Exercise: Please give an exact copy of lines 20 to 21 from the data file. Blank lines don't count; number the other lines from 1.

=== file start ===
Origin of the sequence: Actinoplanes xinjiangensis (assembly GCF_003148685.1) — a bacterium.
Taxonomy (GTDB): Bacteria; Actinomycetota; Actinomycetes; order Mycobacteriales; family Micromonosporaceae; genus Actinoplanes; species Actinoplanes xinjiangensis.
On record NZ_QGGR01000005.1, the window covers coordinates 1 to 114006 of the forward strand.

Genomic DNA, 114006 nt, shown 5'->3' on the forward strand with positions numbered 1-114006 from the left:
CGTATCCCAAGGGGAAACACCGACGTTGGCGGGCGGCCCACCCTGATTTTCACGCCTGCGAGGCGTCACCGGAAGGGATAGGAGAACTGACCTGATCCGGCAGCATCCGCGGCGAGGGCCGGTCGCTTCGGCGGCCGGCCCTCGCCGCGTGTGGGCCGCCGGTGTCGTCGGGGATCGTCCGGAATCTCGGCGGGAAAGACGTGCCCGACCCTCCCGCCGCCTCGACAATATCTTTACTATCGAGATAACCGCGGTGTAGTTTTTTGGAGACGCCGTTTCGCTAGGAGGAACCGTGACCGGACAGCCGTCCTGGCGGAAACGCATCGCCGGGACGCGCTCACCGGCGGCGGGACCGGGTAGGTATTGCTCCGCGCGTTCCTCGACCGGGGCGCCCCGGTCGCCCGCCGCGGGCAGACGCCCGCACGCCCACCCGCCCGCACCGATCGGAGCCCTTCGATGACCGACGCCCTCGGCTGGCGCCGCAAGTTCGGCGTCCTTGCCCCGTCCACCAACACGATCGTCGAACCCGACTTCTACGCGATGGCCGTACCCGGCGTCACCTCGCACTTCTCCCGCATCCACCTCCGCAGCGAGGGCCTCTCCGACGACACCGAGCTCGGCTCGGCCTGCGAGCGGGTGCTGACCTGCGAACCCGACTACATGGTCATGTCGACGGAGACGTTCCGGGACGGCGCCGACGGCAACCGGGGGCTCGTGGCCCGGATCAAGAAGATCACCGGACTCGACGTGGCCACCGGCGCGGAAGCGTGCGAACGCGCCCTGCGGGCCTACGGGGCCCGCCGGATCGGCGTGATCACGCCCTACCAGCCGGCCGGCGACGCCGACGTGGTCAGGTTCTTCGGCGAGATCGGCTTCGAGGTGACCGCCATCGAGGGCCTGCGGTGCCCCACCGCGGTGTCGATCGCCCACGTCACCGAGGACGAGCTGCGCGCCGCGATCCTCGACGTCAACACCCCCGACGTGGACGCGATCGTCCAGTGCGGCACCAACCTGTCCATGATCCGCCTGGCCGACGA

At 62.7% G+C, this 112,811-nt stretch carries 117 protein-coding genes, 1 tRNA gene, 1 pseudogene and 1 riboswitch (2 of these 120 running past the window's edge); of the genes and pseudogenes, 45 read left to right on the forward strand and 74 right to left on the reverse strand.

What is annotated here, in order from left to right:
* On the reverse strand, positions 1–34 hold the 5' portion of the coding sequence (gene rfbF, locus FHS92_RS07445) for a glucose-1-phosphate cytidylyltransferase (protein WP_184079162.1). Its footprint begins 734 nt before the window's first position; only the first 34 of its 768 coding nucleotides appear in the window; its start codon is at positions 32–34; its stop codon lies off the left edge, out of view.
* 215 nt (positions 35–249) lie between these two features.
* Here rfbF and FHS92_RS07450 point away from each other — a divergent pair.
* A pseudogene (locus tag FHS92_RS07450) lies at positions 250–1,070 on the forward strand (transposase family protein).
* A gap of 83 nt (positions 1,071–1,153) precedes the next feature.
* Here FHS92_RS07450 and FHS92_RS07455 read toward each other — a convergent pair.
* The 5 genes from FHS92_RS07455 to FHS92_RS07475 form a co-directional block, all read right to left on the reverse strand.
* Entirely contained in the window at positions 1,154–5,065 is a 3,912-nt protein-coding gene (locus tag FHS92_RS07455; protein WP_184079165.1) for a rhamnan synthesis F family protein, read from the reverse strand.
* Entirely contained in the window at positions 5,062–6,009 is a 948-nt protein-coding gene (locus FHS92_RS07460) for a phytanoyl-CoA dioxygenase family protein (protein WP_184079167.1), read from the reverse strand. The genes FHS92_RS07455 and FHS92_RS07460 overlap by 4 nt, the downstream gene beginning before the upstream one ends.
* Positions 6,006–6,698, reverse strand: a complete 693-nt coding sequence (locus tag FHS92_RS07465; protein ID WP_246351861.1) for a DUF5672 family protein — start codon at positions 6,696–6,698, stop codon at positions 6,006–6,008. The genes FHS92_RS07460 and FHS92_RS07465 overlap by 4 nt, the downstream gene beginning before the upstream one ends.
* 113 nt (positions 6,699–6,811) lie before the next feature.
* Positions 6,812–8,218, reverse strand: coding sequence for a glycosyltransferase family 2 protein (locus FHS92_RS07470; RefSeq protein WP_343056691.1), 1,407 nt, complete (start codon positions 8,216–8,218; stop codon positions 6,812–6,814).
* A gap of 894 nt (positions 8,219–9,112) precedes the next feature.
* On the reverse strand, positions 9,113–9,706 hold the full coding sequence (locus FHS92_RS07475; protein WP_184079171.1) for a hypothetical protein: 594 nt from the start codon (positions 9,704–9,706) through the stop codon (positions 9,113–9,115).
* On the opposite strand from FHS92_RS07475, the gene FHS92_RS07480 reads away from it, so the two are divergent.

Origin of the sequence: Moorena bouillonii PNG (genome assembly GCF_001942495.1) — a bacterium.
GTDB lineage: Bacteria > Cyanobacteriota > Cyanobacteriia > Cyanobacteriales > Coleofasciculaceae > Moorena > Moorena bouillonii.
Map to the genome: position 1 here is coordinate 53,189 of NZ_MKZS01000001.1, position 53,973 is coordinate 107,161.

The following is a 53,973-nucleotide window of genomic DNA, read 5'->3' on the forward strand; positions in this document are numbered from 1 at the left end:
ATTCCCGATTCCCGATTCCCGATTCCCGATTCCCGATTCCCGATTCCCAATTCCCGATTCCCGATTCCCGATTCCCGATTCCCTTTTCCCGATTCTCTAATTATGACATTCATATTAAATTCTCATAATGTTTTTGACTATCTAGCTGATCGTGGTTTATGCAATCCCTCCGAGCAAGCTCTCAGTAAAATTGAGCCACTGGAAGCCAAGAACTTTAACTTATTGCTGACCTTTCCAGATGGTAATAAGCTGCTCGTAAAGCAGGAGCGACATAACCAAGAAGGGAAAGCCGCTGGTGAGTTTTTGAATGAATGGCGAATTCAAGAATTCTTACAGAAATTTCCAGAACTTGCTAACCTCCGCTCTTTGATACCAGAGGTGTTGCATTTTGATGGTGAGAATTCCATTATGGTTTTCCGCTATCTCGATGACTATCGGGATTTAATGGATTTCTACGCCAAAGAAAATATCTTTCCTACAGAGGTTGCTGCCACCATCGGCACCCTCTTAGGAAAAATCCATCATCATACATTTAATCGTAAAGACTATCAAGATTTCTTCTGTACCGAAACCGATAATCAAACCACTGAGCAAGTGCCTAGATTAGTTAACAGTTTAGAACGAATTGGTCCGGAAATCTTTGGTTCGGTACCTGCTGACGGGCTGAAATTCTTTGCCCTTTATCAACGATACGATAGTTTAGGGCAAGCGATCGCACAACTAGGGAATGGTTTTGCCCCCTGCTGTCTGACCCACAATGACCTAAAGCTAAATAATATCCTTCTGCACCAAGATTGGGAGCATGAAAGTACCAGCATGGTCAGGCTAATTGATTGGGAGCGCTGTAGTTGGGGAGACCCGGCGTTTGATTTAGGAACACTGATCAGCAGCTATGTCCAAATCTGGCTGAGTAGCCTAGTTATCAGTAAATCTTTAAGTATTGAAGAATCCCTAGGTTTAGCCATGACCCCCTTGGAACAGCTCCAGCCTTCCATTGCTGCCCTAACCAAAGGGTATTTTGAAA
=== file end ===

* A gap of 894 nt (positions 8,219–9,112) precedes the next feature.
* On the reverse strand, positions 9,113–9,706 hold the full coding sequence (locus FHS92_RS07475; protein WP_184079171.1) for a hypothetical protein: 594 nt from the start codon (positions 9,704–9,706) through the stop codon (positions 9,113–9,115).